Aims: (1) Determine the difference in vocal fry phonation in English and Spanish productions among bilingual young adults, (2) Characterize the effect of spoken language and native language on vocal fry production among English-Spanish bilingual speakers, (3) Identify the effect of first and second language knowledge of the listener in the voice perceptual assessment, and (4) Define the effect of the environment of the assessment (in situ vs. online), in the voice perceptual assessment. Method: Exploratory cross-sectional study of 34 bilingual (Spanish-English) speakers and six inexperienced listeners. Participating speakers produced two speech samples (one in English and one in Spanish). Six inexperienced monolingual and bilingual listeners performed the voice perceptual assessment of vocal fry, General grade of hoarseness, and Roughness using a 4-point rating scale. Results: Bilingual speakers used vocal fry more often when they were speaking in English (around 3%) compared with their production in Spanish (around 2%). Bilingual native English speakers used vocal fry more often during their productions in both languages compared with bilingual native Spanish speakers. Bilingual listeners had the highest agreement when identifying vocal fry in both languages. Conclusions: Differences in production of vocal fry between native speakers of American English and native speakers of Spanish may be evidence of transferring of vocal behavior (such as vocal fry) from one language to the second one. In addition, being a bilingual listener may have an important effect on the perceptual identification of voice quality in English and Spanish, as well as vocal fry in English.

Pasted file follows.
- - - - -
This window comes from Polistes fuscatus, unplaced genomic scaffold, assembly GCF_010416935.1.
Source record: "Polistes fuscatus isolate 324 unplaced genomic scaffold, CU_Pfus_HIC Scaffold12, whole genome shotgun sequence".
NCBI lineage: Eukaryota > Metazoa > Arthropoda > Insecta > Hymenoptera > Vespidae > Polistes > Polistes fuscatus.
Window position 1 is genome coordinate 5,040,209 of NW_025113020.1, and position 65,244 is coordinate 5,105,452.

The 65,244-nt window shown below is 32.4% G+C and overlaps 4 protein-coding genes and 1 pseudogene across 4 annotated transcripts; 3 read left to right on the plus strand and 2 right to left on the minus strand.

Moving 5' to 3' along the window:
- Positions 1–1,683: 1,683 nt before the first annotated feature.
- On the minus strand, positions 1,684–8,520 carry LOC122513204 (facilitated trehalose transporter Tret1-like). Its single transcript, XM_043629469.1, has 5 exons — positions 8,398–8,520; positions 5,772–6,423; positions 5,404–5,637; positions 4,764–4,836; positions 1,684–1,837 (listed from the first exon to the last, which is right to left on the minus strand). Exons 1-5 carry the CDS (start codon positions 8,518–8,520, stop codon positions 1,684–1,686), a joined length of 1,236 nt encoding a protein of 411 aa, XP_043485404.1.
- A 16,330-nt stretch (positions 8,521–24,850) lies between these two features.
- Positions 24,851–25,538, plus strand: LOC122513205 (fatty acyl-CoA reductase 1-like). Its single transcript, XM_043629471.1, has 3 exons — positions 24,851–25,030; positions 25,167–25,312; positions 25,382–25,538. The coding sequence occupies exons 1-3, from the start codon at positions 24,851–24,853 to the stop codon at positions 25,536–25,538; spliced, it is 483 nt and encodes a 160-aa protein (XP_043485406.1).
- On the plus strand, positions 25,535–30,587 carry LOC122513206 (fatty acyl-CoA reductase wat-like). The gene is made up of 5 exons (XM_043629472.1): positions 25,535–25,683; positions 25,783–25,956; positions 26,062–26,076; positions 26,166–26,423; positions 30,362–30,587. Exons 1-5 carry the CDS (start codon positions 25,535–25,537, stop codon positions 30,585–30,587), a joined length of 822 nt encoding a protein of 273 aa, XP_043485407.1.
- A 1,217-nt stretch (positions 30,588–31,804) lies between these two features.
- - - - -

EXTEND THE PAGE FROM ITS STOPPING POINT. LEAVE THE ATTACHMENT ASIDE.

- Perceptual assessment of voice
- Vocal fry
ASJC Scopus subject areas
- LPN and LVN
- Speech and Hearing